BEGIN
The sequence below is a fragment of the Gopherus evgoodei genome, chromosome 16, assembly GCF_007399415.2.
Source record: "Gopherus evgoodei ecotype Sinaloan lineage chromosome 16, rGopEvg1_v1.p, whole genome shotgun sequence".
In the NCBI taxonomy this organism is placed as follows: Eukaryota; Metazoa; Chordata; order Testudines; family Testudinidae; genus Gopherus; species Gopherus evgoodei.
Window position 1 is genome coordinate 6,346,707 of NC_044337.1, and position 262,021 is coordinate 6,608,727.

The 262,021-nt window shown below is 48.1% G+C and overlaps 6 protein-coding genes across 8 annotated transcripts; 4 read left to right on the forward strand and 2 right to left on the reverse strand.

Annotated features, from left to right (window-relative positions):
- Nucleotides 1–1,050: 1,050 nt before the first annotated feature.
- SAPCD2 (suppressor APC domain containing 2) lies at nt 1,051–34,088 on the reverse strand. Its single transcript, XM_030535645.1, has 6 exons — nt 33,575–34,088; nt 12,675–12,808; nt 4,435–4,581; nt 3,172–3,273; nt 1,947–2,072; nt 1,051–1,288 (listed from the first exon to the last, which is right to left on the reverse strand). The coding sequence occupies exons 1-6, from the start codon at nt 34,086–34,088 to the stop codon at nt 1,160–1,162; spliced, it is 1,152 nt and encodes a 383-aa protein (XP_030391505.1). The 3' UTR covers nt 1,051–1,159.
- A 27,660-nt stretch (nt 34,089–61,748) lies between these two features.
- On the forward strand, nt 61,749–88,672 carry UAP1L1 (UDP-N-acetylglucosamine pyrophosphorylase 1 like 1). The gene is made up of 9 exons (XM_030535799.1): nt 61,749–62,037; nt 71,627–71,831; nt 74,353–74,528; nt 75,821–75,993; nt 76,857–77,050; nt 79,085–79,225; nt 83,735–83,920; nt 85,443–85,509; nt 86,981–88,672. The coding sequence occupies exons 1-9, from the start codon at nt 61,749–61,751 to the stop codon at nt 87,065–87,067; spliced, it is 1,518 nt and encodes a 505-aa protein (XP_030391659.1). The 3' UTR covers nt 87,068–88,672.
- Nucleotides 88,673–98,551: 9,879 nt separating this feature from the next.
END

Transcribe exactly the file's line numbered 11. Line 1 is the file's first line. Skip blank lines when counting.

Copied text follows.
- Nucleotides 88,673–98,551: 9,879 nt separating this feature from the next.